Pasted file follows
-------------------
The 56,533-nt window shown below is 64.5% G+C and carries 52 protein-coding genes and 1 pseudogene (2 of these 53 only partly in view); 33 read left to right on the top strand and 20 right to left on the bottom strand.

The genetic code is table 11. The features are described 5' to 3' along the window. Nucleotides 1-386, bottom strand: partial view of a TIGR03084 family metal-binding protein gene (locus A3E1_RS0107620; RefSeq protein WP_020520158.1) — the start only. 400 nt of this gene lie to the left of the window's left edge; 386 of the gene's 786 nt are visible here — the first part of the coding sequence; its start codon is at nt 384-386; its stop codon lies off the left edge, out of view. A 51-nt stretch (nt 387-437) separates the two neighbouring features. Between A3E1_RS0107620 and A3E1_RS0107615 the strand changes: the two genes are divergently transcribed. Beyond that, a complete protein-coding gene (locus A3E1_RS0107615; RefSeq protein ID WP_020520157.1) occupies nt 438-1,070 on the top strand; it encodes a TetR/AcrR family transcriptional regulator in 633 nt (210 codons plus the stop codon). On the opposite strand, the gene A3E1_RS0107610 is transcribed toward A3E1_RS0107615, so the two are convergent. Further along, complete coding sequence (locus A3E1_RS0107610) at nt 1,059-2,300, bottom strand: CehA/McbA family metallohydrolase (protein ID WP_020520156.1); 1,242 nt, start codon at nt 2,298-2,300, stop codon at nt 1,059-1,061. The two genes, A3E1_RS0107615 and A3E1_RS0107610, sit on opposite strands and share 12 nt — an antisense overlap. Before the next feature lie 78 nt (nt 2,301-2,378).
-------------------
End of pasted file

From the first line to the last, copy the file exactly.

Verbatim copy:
The 56,533-nt window shown below is 64.5% G+C and carries 52 protein-coding genes and 1 pseudogene (2 of these 53 only partly in view); 33 read left to right on the top strand and 20 right to left on the bottom strand.

The genetic code is table 11. The features are described 5' to 3' along the window. Nucleotides 1-386, bottom strand: partial view of a TIGR03084 family metal-binding protein gene (locus A3E1_RS0107620; RefSeq protein WP_020520158.1) — the start only. 400 nt of this gene lie to the left of the window's left edge; 386 of the gene's 786 nt are visible here — the first part of the coding sequence; its start codon is at nt 384-386; its stop codon lies off the left edge, out of view. A 51-nt stretch (nt 387-437) separates the two neighbouring features. Between A3E1_RS0107620 and A3E1_RS0107615 the strand changes: the two genes are divergently transcribed. Beyond that, a complete protein-coding gene (locus A3E1_RS0107615; RefSeq protein ID WP_020520157.1) occupies nt 438-1,070 on the top strand; it encodes a TetR/AcrR family transcriptional regulator in 633 nt (210 codons plus the stop codon). On the opposite strand, the gene A3E1_RS0107610 is transcribed toward A3E1_RS0107615, so the two are convergent. Further along, complete coding sequence (locus A3E1_RS0107610) at nt 1,059-2,300, bottom strand: CehA/McbA family metallohydrolase (protein ID WP_020520156.1); 1,242 nt, start codon at nt 2,298-2,300, stop codon at nt 1,059-1,061. The two genes, A3E1_RS0107615 and A3E1_RS0107610, sit on opposite strands and share 12 nt — an antisense overlap. Before the next feature lie 78 nt (nt 2,301-2,378).